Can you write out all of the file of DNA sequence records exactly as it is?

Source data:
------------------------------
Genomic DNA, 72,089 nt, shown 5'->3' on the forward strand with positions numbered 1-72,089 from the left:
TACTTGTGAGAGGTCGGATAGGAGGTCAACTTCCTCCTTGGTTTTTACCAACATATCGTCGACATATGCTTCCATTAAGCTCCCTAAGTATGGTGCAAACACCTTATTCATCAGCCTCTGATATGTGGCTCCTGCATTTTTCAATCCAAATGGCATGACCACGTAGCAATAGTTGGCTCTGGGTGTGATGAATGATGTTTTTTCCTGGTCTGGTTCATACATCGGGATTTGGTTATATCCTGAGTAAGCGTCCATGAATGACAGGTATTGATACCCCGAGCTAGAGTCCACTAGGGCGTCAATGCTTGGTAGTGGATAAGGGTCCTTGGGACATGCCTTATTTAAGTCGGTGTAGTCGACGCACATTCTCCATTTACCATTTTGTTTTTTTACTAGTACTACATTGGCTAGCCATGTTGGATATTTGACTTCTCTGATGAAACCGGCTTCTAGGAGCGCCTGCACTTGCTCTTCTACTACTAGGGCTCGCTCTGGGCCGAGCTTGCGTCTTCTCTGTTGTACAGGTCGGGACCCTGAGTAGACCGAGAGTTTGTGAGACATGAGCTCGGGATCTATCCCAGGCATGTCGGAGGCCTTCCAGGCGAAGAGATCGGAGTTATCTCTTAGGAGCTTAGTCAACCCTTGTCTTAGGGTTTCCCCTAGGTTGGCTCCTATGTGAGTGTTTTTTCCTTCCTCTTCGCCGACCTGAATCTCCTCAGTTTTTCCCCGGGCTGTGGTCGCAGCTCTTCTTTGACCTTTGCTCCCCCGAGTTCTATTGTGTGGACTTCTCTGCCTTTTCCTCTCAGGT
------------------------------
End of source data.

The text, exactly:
Genomic DNA, 72,089 nt, shown 5'->3' on the forward strand with positions numbered 1-72,089 from the left:
TACTTGTGAGAGGTCGGATAGGAGGTCAACTTCCTCCTTGGTTTTTACCAACATATCGTCGACATATGCTTCCATTAAGCTCCCTAAGTATGGTGCAAACACCTTATTCATCAGCCTCTGATATGTGGCTCCTGCATTTTTCAATCCAAATGGCATGACCACGTAGCAATAGTTGGCTCTGGGTGTGATGAATGATGTTTTTTCCTGGTCTGGTTCATACATCGGGATTTGGTTATATCCTGAGTAAGCGTCCATGAATGACAGGTATTGATACCCCGAGCTAGAGTCCACTAGGGCGTCAATGCTTGGTAGTGGATAAGGGTCCTTGGGACATGCCTTATTTAAGTCGGTGTAGTCGACGCACATTCTCCATTTACCATTTTGTTTTTTTACTAGTACTACATTGGCTAGCCATGTTGGATATTTGACTTCTCTGATGAAACCGGCTTCTAGGAGCGCCTGCACTTGCTCTTCTACTACTAGGGCTCGCTCTGGGCCGAGCTTGCGTCTTCTCTGTTGTACAGGTCGGGACCCTGAGTAGACCGAGAGTTTGTGAGACATGAGCTCGGGATCTATCCCAGGCATGTCGGAGGCCTTCCAGGCGAAGAGATCGGAGTTATCTCTTAGGAGCTTAGTCAACCCTTGTCTTAGGGTTTCCCCTAGGTTGGCTCCTATGTGAGTGTTTTTTCCTTCCTCTTCGCCGACCTGAATCTCCTCAGTTTTTCCCCGGGCTGTGGTCGCAGCTCTTCTTTGACCTTTGCTCCCCCGAGTTCTATTGTGTGGACTTCTCTGCCTTTTCCTCTCAGGT